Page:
Lithocarpus is a genus in the beech family, Fagaceae. Trees in this genus are commonly known as the stone oaks and differ from Quercus primarily because they produce insect-pollinated flowers on erect spikes and the female flowers have short styles with punctate stigmas. The World Checklist (see link below) accepts 334 species, all restricted to Southeast Asia. Fossils show that Lithocarpus formerly had a wider distribution, being found in North America and Europe during the Eocene to Miocene epochs.[1] These trees do not tolerate freezing temperatures, because all species are evergreen and none are found in temperate zones, despite the lack of any geographic barrier to dispersal in the subtropical zone of East Asia. They extend from the foothills of the Hengduan mountains, where they form dominant stands of trees, through Indochina and the Malayan Archipelago, crossing Wallace's Line and reaching Papua
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Prunus Virginiana

Prunus virginiana, commonly called bitter-berry,Prunus virginiana, commonly called bitter-berry,[2] chokecherry,[2] Virginia bird cherry,[2] and western chokecherry[2] (also black chokecherry for P. virginiana var. demissa[2]), is a species of bird cherry (Prunus subgenus Padus) native to North America. The natural historic range of P. virginiana includes most of Canada (including Northwest Territories, but excluding Yukon, Nunavut, and Labrador), most of the United States (including Alaska, but excluding some states in the Southeast), and northern Mexico (Sonora, Chihuahua, Baja California, Durango, Zacatecas, Coahuila, and Nuevo León).[3][4][5][
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Vitis

Vitis (grapevines) is a genus of 79 accepted species[5] of vining plants in the flowering plant family Vitaceae. The genus is made up of species predominantly from the Northern hemisphere. It is economically important as the source of grapes, both for direct consumption of the fruit and for fermentation to produce wine. The study and cultivation of grapevines is called viticulture. Most Vitis varieties are wind-pollinated with hermaphroditic flowers containing both male and female reproductive structures. These flowers are grouped in bunches called inflorescences. In many species, such as Vitis vinifera, each successfully pollinated flower becomes a grape berry with the inflorescence turning into a cluster of grapes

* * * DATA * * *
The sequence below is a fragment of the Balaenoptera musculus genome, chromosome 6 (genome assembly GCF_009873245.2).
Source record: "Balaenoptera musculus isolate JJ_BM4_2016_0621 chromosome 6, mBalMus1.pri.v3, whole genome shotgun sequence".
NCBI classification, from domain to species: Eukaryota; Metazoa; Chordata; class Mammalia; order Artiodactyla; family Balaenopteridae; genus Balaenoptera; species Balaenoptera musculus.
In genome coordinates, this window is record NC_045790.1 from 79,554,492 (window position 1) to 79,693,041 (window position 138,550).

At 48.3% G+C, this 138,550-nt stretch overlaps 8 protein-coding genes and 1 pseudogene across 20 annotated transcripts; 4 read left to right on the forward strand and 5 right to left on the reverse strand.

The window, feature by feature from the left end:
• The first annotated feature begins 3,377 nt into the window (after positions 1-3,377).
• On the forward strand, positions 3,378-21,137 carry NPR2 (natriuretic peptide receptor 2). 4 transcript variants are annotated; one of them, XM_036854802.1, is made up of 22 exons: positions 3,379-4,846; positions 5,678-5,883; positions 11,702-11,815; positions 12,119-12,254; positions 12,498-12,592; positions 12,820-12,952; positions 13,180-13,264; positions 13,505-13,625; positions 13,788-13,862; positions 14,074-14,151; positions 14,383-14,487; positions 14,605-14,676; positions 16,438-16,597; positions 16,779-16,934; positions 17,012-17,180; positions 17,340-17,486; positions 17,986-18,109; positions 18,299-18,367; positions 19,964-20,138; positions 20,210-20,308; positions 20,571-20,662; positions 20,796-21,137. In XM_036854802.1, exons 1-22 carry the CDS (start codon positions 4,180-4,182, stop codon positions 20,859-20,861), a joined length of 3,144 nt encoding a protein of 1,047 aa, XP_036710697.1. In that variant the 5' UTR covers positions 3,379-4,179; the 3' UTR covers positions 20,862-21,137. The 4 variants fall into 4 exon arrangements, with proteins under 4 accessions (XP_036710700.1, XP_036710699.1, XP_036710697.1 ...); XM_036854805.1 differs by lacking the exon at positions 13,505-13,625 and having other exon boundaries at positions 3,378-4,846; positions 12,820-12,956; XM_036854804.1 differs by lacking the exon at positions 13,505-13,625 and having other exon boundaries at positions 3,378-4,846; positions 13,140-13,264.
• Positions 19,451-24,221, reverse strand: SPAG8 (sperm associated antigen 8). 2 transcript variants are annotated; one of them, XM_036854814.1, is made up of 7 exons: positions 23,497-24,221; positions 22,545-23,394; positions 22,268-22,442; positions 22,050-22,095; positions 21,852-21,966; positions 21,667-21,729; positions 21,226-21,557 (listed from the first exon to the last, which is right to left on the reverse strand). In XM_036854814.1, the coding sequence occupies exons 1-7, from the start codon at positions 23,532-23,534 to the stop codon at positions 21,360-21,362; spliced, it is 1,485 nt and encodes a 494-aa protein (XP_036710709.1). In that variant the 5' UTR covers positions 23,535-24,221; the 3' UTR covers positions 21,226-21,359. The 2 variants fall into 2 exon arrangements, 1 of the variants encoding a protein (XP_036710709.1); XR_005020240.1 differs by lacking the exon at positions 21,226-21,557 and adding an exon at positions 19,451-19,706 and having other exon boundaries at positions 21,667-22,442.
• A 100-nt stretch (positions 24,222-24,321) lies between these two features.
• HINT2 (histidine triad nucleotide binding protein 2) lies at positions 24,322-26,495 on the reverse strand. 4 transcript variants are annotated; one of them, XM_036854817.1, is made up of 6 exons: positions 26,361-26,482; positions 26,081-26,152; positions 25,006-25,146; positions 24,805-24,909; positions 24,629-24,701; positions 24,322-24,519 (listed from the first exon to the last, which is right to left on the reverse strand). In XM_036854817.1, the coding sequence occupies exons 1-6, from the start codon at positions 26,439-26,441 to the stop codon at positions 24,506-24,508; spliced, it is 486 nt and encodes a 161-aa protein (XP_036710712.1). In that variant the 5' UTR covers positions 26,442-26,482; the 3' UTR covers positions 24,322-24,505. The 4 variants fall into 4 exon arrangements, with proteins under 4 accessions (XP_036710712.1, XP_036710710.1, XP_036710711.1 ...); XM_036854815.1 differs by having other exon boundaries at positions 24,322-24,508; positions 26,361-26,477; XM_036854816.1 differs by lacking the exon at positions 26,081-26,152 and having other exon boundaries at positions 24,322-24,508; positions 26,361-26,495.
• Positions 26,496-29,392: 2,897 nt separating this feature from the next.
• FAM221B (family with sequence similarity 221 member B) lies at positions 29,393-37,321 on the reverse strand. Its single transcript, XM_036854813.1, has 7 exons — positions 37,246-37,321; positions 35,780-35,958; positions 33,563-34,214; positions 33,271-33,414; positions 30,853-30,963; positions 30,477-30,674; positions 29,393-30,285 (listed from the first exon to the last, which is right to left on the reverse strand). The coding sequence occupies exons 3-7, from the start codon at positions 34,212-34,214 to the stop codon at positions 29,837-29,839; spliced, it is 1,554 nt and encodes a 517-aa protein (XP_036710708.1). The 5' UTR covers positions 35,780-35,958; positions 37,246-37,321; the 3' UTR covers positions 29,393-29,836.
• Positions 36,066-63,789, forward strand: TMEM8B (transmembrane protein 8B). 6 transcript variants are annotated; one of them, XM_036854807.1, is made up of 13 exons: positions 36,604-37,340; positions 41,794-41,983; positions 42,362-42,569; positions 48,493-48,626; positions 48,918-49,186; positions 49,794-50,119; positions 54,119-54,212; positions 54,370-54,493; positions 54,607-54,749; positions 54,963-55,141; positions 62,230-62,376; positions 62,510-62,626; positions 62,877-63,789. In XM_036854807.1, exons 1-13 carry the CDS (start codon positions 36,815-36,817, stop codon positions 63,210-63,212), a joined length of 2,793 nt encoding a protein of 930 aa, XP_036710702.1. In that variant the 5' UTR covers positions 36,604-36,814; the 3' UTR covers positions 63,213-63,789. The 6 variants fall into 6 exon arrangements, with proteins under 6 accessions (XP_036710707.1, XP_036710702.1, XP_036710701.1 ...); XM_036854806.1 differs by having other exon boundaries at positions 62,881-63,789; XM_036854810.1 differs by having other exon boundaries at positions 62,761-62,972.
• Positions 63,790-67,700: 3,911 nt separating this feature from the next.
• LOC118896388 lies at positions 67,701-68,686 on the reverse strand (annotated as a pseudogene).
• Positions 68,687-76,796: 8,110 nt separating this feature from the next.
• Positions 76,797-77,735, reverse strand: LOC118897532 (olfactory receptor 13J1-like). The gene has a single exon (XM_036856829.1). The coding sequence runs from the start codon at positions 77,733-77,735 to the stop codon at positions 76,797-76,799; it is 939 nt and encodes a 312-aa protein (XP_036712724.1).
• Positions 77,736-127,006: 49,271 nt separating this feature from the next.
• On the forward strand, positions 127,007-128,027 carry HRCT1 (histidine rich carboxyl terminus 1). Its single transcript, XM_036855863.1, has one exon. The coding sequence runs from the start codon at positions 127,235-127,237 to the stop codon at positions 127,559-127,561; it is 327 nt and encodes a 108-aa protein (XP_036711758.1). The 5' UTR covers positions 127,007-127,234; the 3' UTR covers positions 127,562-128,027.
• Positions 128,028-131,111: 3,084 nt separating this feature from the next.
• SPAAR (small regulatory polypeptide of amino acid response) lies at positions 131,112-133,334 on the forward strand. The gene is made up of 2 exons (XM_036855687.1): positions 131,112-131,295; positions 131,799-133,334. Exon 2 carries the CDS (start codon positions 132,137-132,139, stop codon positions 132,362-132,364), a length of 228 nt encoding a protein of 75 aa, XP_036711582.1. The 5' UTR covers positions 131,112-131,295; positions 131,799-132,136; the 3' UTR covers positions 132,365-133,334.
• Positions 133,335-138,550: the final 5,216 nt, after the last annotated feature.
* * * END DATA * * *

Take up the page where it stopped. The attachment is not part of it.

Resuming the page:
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Maple

See either
species grouped by sections
alphabetical list of species Distribution Acer /ˈsər/ is a genus of trees and shrubs commonly known as maples. The genus is placed in the family Sapindaceae.[1] There are approximately 128 species, most of which are native to Asia,[2] with a number also appearing in Europe, northern Africa, and North America. Only one species, Acer laurinum, extends to the Southern Hemisphere.[3] The type species of the genus is the sycamore maple, Acer pseudoplatanus, the most common maple species in Europe.[4] The maples usually have easily recognizable palmate leaves (Acer negundo is an exception) and distinctive winged fruits. The closest relatives of the maples are the horse chestnuts